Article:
A Pilates Reformer is one of the most versatile pieces of exercise equipment you can find in a gym. Not only can it be used to strengthen a variety of different muscle groups, but training with a Reformer has also been shown to improve low back pain, increase flexibility and restore balance in the elderly. Multiple different Reformer exercises can be incorporated into a well-rounded strengthening regimen.
This exercise targets the gluteus medius, a muscle on the outside of the hip that helps to stabilize your pelvis when walking or running.
How to: Stand sideways with your right foot on the end of the Reformer and your left foot stabilized against a sitting box on the platform. Bend your right knee slightly and keep your weight over this leg and through your heel as you slowly move your left leg and the Reformer’s platform away from your body. When you are unable to move it any farther without shifting your weight, slowly return the platform to the starting position.
Rows activate the muscles that retract your shoulder blades, including the middle trapezius and rhomboids. These muscles help you maintain a proper posture while sitting or standing.
How To: Sit on the Reformer’s platform facing the head of the machine as you hold a handle in each outstretched arm. Bend your elbows as you pull the handles toward your chest and squeeze your shoulder blades together. Make sure not to let your shoulders shrug as you do this. After holding this position for 1 to 2 seconds, slowly release the machine’s tension.
This exercise strengthens the gluteus maximus in the posterior of your hip. This muscle helps you generate power when jumping and also controls your posture while running.
How To: Lie on your back on the Reformer’s platform and raise both legs straight in the air so they make a 90-degree angle with your body. Fasten a strap around each foot and slowly lower your legs toward the reformer as you pull yourself away from the base. When your legs are in line with the rest of your body, raise them back up in the air in a controlled manner.
Planks are a great way to target your transversus abdominis, a muscle deep in your abdomen that stabilizes your spine.
How To: Rest your toes on the Reformer’s foot plate and place your forearms flat against a sitting box on the machine’s platform. Slowly push the platform away from your toes as you allow your spine to straighten. When your buttocks are in line with your body, maintain the plank for 5 to 10 seconds before returning to the starting position. Do not allow your pelvis to tilt or sink as you hold the plank.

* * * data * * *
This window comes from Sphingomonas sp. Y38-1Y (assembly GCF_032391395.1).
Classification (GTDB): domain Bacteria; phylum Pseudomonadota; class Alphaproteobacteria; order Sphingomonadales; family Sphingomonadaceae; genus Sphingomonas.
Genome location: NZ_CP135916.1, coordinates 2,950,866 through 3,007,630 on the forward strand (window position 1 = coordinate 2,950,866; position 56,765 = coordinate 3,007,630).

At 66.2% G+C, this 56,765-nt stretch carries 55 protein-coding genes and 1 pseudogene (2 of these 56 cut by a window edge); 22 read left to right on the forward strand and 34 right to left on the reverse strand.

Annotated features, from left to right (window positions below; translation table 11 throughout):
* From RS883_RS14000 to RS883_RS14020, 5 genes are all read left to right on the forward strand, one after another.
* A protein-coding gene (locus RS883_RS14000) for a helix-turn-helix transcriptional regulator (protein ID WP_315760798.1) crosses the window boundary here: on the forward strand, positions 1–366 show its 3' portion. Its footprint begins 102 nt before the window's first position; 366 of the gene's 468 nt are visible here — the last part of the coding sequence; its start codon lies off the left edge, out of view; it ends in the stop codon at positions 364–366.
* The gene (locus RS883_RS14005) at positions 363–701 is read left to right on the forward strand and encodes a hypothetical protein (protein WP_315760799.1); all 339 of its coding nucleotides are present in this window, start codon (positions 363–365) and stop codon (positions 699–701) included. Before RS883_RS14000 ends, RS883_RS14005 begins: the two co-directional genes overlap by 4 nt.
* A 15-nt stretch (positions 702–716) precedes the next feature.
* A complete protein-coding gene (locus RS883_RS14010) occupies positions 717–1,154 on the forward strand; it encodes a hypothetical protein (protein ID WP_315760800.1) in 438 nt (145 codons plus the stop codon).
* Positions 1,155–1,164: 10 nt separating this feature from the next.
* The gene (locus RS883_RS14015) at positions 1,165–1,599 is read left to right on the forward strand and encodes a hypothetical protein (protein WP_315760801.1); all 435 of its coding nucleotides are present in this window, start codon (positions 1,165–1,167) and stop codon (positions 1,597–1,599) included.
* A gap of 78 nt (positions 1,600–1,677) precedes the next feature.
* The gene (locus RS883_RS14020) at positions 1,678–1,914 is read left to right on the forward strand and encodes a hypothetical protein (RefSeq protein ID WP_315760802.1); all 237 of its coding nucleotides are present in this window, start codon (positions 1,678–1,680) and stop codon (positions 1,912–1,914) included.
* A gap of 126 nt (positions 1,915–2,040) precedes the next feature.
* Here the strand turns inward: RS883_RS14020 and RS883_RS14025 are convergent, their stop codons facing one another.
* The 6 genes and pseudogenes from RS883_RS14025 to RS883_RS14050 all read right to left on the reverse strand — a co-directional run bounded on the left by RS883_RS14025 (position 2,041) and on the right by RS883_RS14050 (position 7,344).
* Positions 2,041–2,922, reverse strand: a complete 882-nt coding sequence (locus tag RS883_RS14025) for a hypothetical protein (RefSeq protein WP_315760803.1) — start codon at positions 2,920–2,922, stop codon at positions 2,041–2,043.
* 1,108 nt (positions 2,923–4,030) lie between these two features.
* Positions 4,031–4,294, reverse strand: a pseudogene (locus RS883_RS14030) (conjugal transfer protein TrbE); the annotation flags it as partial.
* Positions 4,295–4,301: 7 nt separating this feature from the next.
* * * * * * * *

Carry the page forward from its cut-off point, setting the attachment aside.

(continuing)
The horizontal adduction exercise isolates the muscles that give stability to the front of your shoulder, including the pectoralis major, the anterior deltoid and the latissimus dorsi.
How To: Sit erect on the platform of the Reformer facing the base with your legs crossed in front of you. Extend your arms out to the side like you are making the letter “T” and hold a handle in each hand. Slowly bring your hands together as the platform moves and the tension builds. When they meet in the middle, pause for a second or two before allowing your hands to return to their initial position. Your elbows should remain straight the entire time.
Heel raises activate the gastrocnemius and soleus muscles. These calf muscles are responsible for generating the power to “push off” when walking, running or jumping.
How To: Lie on the platform with your feet positioned shoulder width apart on the foot plate. Slowly raise your heels off the plate as you roll up through your second and third toes. Hold your feet here for 1 to 2 seconds before allowing your heel to return down again. Keeping your knees completely straight while you do this exercise will activate the gastrocnemius, while maintaining a slight bend in the knee activates the soleus muscle.
To maximize the effects of exercising with a Pilates reformer, strength training sessions should last about 15 minutes. This may be done up to six times each week. Be sure to work with a certified Pilates instructor if you have any concerns about beginning a new regimen or are experiencing any pain when using a reformer.
- Journal of Bodywork and Movement Therapies: Pilates Method in Personal Autonomy, Static Balance and Quality of Life of Elderly Females
- Archives of Physical Medicine and Rehab: The Effects of Pilates Training on Flexibility and Body
- Journal of Orthopaedic and Sports Physical Therapy: Pilates-Based Therapeutic Exercise: Effect on Subjects With Nonspecific Chronic Low Back Pain and Functional Disability: A Randomized Controlled Trial